Abstract

Pharmaceutical residues and other emerging substances commonly summarised as micropollutants pass through wastewater treatment plants (WWTPs) and end up in the receiving waters and sludge. Many studies have investigated the removal efficiency of various techniques but a holistic evaluation of various relevant treatment alternatives regarding both the removal efficiency for various micropollutants, investment and operating costs, environmental impacts and future comprehensiveness is still lacking. This paper provides the results from a large 3-year project about the evaluation of sustainable treatment systems for removal of various micropollutants or disruptive effects at Swedish WWTPs and their environmental, economic and future sustainability. The presented results are based on our own pilot tests and related assessment and modelling efforts and provide a holistic view on advanced treatment of wastewater for removal of micropollutants.

INTRODUCTION

Pharmaceutical residues and other emerging substances commonly summarised as micropollutants pass through modern wastewater treatment plants (WWTPs) and end up in the receiving waters and sludge. Already in the first studies, recipient concentrations detected with expected effects on aquatic organisms have raised concerns (Kim et al. 2007; Deblonde et al. 2011; Fick et al. 2011; Brodin et al. 2013; Vasquez et al. 2014). Chemicals released via WWTPs may also enter the aquatic food web and cause effects in higher organisms such as fish-eating birds or mammals including humans. Studies have also shown that antibiotics in the environment may contribute to the increase of antibiotic resistant genes in bacteria, which is a serious threat to our possibility to cure life-threatening diseases on the global scale (Gullberg et al. 2011; WHO 2014).

As current WWTPs are usually not able to remove microbial stable chemical pollutants, several various treatment technologies have been proposed and evaluated in several large projects, such as REMPHARMAWATER (2003), POSEIDON (2004), RiSKWa (2013) and the Swedish MistraPharma. Especially in Germany and Switzerland, advanced treatment technologies have been tested on a large scale (e.g. Abegglen & Siegrist 2012; ARGE 2013). Also in Sweden, technologies have been tested (e.g. Ek et al. 2014; Magdeburg et al. 2014; Maus et al. 2014). However, few studies have included micropollutants other than pharmaceuticals and personal care products (PPCPs). Furthermore, previous studies on specific techniques or summarizing review studies (e.g. Margot et al. 2013; Grandclément et al. 2017; Bourgin et al. 2018) mainly focused on removal efficiency of PPCPs, while a more holistic review including costs, environmental impacts, and comprehensiveness towards future potential adaptation for an increased resource efficiency and sustainability, is not provided.

This paper presents the results from a Swedish project about testing, evaluating and comparing sustainable treatment systems for removal of a wide range of micropollutants. The presented results, that are based on own pilot tests and related assessment and modelling efforts, will give a holistic view on how available and applicable treatment techniques/systems at WWTPs should be selected for a sustainable removal of pharmaceuticals and other prioritized compounds.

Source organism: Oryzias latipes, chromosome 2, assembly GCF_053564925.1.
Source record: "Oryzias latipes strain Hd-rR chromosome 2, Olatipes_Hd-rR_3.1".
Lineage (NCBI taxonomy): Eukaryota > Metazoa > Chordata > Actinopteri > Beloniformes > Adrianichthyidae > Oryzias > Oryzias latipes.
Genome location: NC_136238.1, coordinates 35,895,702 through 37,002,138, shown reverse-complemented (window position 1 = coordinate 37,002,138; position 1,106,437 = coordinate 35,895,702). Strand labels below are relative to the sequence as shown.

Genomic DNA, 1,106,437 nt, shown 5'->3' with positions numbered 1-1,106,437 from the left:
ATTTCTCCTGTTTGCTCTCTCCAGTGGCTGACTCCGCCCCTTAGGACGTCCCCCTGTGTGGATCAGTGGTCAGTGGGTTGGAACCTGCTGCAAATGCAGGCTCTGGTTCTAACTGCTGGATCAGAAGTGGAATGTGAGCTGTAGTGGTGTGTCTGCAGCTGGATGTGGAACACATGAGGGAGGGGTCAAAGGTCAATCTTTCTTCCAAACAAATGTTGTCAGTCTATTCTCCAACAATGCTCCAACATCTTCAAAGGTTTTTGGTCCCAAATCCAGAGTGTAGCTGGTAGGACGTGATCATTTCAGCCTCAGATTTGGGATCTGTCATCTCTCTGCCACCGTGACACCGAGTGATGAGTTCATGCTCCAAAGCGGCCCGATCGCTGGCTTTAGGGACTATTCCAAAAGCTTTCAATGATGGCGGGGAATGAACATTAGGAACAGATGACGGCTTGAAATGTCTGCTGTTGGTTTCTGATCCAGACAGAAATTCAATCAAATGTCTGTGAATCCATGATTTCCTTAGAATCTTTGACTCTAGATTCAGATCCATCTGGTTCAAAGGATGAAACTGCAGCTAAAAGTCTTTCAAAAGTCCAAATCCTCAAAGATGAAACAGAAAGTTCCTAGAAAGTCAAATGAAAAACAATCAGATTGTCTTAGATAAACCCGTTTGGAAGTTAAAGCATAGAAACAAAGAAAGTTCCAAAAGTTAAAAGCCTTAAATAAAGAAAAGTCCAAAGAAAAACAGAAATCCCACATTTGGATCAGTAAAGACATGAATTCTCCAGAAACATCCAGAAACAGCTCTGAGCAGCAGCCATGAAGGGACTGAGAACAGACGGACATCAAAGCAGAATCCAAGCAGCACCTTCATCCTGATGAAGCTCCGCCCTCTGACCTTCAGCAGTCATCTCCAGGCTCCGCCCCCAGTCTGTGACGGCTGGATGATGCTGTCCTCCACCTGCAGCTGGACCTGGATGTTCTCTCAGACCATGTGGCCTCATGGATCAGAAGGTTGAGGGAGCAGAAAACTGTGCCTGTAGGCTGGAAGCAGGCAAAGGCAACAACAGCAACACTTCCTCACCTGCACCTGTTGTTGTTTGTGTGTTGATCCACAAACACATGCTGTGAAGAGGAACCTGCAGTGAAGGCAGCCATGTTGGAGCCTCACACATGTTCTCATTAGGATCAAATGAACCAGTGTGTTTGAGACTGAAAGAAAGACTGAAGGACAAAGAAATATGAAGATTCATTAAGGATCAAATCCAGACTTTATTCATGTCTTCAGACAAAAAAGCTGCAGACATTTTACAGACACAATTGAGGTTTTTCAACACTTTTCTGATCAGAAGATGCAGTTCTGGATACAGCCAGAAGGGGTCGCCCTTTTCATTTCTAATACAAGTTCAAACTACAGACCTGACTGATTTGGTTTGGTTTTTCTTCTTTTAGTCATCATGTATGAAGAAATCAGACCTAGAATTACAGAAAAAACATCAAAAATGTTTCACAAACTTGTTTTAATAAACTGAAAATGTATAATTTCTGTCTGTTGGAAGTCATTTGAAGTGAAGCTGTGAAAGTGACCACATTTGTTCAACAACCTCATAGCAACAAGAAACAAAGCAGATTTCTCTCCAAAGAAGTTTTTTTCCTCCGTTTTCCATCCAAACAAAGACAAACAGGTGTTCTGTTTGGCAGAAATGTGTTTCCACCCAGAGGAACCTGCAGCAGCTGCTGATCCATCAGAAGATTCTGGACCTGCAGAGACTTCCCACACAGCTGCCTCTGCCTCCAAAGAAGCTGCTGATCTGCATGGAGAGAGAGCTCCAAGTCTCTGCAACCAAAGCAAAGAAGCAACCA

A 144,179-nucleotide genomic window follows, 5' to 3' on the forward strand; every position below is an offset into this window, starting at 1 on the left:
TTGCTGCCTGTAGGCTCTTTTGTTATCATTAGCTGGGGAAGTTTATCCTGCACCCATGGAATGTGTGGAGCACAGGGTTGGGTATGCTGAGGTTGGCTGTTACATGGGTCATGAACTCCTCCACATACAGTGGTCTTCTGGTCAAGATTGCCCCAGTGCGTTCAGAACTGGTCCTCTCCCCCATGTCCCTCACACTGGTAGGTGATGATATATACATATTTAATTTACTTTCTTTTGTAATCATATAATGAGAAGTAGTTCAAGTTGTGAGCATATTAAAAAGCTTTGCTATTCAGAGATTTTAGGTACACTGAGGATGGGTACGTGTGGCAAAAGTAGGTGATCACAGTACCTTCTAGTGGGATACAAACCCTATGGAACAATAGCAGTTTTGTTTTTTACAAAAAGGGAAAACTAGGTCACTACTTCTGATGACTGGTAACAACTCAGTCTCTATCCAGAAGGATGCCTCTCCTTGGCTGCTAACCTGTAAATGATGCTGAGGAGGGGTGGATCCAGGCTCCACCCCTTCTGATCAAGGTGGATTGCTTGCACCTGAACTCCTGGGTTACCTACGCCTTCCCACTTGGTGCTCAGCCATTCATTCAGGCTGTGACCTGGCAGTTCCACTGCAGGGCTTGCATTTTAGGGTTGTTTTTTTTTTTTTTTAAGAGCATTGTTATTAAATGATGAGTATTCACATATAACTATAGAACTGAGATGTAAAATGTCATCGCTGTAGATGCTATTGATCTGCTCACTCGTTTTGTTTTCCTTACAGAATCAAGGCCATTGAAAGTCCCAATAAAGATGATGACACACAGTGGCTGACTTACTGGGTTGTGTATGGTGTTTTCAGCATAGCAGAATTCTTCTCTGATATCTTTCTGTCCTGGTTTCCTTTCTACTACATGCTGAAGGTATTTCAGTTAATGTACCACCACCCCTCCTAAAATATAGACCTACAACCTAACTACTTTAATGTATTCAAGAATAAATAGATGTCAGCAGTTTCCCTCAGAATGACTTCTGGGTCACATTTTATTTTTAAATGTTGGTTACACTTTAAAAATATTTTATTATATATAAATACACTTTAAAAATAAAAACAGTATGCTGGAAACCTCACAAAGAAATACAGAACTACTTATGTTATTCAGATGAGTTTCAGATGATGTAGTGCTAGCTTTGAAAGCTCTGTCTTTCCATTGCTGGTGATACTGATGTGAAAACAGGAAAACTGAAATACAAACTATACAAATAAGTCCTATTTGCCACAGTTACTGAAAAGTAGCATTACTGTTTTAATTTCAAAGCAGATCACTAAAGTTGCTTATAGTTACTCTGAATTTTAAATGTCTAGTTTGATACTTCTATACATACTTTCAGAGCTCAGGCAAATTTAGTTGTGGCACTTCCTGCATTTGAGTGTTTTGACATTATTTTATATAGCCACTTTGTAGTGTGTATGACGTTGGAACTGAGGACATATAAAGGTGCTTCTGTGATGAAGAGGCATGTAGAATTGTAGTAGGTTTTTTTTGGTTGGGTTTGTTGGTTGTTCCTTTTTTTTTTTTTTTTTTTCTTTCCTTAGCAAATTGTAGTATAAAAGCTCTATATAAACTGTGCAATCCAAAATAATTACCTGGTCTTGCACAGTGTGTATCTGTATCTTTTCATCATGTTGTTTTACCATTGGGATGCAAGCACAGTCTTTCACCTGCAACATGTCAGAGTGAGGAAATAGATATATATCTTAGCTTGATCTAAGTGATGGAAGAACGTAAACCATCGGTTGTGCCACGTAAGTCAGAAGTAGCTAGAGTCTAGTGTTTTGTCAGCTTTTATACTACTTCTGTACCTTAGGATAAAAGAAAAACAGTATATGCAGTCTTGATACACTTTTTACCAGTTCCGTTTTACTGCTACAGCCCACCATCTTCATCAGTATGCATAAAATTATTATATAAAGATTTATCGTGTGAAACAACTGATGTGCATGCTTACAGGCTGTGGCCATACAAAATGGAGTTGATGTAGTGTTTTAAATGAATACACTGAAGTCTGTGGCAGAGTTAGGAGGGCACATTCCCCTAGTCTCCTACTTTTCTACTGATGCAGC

MATERIAL AND METHODS

The project started in 2014 with a thorough review of emerging contaminants of concern in Sweden and detected by various screenings in the effluent of WWTPs, available technologies for their removal and aspects not covered yet related to these technologies. This resulted in a list of micropollutants to be considered, their effects on recipients, sampling analyses strategies, selection of treatment technologies, and combinations to be further investigated. Selected micropollutants for further investigation, including pharmaceutical residues, microplastic, etc., are shown in Table S1 (Supporting Material, available with the online version of this paper) and the complete review is provided by Baresel et al. (2015).

Several pilot studies on specific technologies/combinations were performed including ozonation (O3), granulated activated carbon (GAC) biofilter, the combination of O3 and GAC-biofilter, and the combination ultrafiltration (UF) and GAC biofilter. Besides these techniques, there exist others such as advanced oxidation processes (AOP) applying UV-light in different combinations with, for example, hydrogen peroxide (H2O2) and titanium dioxide (TiO2). The initial evaluation of available technologies done in the project concluded that ozone alone can be considered at least as good as these combinations to remove a broad spectrum of compounds in a relatively simple process (Baresel et al. 2015). Therefore, techniques with a significantly higher cost and resource consumption have been excluded from further studies.

All treatment systems have been evaluated at the R&D-facility Hammarby Sjöstadsverk in Stockholm with municipal sewage from Stockholm city as the same wastewater characteristics for comparison. The main sewage treatment for the pilot test were conventional active sludge (CAS) and membrane bioreactor (MBR)-systems. For CAS the effluent of Stockholm's existing WWTP Henriksdal and for MBR a pilot representing an exact copy of the future WWTP for Stockholm have been used, respectively. The only considered technology not investigated with pilot studies at the test site was the combination of powder activated carbon with UF. For this technology, results from pilot tests within the DEMEAU-project (www.demeau-fp7.eu) and pilot tests in Locle, Lausanne (RIBI SA Ingénieurs hydrauliciens, 2014) were used. Table 1 provides main applied operational conditions for the pilots, which agree with commonly reported conditions in the literature.

Table 1

Main operational conditions for the pilot operation

Parameter Value 
Nominal pore size final UF [μm] 0.2